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Police power is the concept that government has the authority to take the steps necessary to protect the heath, safety and general welfare of the public; and that if the exercise of police power interferes with private property rights, the government has no obligation to reimburse or compensate the individual whose pesonal or property rights have been interfered with.
Under this State's police power, the legislature may "impose such restrictions upon private rights as are practically necessary for the general welfare of all." State v. Cromwell, 72 N.D. 565, 9 N.W.2d 914, 919 (1943). "[A] large discretion is necessarily vested in the legislature, to determine not only what the interests of the public require, but what measures are necessary for the protection of such interests." Id. Use of the public highways is not an absolute right, but a privilege subject to the control of the State in the valid exercise of its police power. State v. Ertelt, 548 N.W.2d 775 (N.D. 1996)
Instead, we believe our Constitution's protection of the right to keep and bear arms is not absolute; although it prevents the negation of the right to keep and bear arms, that right nevertheless remains subject to reasonable regulation under the State's police power. As the Michigan Supreme Court stated in construing that State's right to bear arms, "regardless of the basis of the right to bear arms, the State, nevertheless, has the police power to reasonably regulate it." People v. Brown, 253 Mich. 537, 235 N.W. 245, 246 (1931). State v. Ricehill, 415 N.W.2d 481 (N.D. 1987).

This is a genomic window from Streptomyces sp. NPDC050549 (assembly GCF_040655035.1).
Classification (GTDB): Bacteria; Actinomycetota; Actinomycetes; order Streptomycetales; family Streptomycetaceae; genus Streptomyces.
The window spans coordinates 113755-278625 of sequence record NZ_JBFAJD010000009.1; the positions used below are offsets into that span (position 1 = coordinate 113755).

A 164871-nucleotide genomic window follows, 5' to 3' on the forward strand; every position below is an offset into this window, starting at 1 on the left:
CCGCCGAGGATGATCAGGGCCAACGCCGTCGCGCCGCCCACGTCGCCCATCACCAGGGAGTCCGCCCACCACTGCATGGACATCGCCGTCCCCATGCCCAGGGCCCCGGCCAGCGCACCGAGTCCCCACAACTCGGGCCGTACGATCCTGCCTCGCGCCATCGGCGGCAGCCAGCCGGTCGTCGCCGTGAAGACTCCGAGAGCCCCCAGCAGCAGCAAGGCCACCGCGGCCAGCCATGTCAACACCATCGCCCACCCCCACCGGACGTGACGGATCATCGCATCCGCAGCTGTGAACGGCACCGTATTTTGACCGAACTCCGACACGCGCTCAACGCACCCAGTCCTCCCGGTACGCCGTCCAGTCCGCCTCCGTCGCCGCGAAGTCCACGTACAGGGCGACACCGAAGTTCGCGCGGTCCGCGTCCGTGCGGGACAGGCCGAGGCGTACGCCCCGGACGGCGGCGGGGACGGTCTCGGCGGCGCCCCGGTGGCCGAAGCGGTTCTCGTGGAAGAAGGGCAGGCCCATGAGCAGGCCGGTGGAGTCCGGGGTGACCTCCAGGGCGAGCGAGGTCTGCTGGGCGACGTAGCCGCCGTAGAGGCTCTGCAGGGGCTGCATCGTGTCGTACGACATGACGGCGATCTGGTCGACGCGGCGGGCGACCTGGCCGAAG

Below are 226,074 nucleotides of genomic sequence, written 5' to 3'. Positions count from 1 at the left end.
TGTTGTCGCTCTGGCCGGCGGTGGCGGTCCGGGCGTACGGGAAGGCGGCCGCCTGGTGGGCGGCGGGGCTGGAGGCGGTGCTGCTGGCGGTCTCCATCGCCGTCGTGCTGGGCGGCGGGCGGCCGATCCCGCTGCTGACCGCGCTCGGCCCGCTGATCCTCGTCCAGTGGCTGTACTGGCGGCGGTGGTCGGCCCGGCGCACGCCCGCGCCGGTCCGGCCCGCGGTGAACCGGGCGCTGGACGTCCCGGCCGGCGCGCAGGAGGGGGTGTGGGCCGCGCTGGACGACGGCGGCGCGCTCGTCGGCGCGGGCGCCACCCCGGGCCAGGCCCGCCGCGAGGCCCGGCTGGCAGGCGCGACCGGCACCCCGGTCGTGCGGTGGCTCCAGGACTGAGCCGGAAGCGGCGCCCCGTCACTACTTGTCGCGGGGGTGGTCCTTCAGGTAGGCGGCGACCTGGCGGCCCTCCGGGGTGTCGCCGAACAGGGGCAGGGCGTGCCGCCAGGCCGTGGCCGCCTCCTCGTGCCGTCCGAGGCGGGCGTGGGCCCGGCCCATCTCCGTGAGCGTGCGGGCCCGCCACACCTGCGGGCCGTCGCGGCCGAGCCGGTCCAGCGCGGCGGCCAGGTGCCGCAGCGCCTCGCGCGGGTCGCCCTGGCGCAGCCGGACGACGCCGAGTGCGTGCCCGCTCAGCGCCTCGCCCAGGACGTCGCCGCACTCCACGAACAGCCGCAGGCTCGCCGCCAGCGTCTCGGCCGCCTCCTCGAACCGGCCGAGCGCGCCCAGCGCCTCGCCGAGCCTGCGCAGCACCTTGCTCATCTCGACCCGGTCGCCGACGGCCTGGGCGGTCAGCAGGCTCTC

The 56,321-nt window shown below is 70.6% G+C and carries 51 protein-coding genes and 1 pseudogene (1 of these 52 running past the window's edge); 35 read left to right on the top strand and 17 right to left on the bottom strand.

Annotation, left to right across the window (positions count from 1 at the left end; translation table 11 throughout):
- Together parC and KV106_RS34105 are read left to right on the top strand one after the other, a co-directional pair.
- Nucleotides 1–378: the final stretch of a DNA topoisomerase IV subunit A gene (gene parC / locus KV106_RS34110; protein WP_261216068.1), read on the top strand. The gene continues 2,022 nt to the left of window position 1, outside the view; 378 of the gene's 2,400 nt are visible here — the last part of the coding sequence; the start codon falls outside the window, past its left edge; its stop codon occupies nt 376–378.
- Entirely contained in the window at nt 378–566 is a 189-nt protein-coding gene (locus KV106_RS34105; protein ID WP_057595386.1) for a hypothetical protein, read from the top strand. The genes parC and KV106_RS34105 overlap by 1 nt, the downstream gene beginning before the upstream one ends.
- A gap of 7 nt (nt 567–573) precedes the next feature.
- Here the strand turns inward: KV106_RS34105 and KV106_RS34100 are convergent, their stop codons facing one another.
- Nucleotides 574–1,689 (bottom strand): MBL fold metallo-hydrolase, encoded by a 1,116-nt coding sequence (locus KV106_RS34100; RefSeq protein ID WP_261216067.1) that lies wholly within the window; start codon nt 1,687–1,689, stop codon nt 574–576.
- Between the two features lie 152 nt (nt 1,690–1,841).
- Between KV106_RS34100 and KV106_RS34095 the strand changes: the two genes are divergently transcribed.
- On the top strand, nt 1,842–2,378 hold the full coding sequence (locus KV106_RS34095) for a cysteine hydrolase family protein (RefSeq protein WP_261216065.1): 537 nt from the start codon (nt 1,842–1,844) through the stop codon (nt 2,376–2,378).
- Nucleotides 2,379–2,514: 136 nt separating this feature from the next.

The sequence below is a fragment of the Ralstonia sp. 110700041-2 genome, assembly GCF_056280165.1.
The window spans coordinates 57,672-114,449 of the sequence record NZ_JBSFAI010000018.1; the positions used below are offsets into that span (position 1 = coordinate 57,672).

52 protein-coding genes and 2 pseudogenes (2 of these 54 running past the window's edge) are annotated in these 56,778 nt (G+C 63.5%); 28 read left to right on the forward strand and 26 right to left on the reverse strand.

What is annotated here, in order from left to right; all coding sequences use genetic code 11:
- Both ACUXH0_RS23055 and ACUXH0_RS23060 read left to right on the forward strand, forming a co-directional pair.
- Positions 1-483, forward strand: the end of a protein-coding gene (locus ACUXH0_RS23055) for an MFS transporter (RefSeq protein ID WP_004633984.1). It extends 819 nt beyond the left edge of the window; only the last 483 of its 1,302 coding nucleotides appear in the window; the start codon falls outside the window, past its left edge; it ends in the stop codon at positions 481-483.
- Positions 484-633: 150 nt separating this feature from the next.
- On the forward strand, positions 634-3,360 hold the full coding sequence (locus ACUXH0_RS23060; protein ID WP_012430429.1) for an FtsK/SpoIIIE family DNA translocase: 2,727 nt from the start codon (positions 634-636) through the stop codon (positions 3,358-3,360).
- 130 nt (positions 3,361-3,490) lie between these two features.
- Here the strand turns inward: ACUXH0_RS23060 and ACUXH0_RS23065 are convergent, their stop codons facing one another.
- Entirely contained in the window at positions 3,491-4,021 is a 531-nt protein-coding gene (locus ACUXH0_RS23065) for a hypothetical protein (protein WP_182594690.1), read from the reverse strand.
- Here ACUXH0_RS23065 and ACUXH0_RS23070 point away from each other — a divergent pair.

The expenses of a railroad to comply with a reasonable police-power regulation is not a compensable taking. Southeast Cass Water Resource Dist. V. Burlington Northern Railroad, 527 N.W.2d 884 (N.D. 1995).
A critical issue, however, is whether a particular government action is "an exercise of police power," or whether it is beyond the scope of the police power, in which case the individual impacted by the government action is entitled 1) to be compensated, or 2) to have the government stop its action and return the person and property back to its original situation.
A city generally need not compensate a landowner when a valid police-power regulation affecting the use of land decreases the value of the property. E.g., Eck v. City of Bismarck, 283 N.W.2d 193, 197 (N.D. 1979). If, however, the regulation forbids all reasonable use of the regulated property the property owner may be compensated through an inverse condemnation action. E.g., Rippley v. City of Lincoln, 330 N.W.2d 505 (N.D. 1983). As a further exception to the rule of no compensation, this court has recognized that "a landowner who has made substantial expenditures in reliance upon existing zoning or otherwise committed himself to his substantial disadvantage before the zoning change may be protected." City of Fargo v. Harwood Twp., 256 N.W.2d 694, 700 (N.D. 1977). Buegel v. City of Grand Forks, 475 N.W.2d 133 (ND 1991).
This material is intended for educational purposes
only. It is not a substitute for competent legal counsel. Seek appropriate
professional advice for answers to your specific questions.
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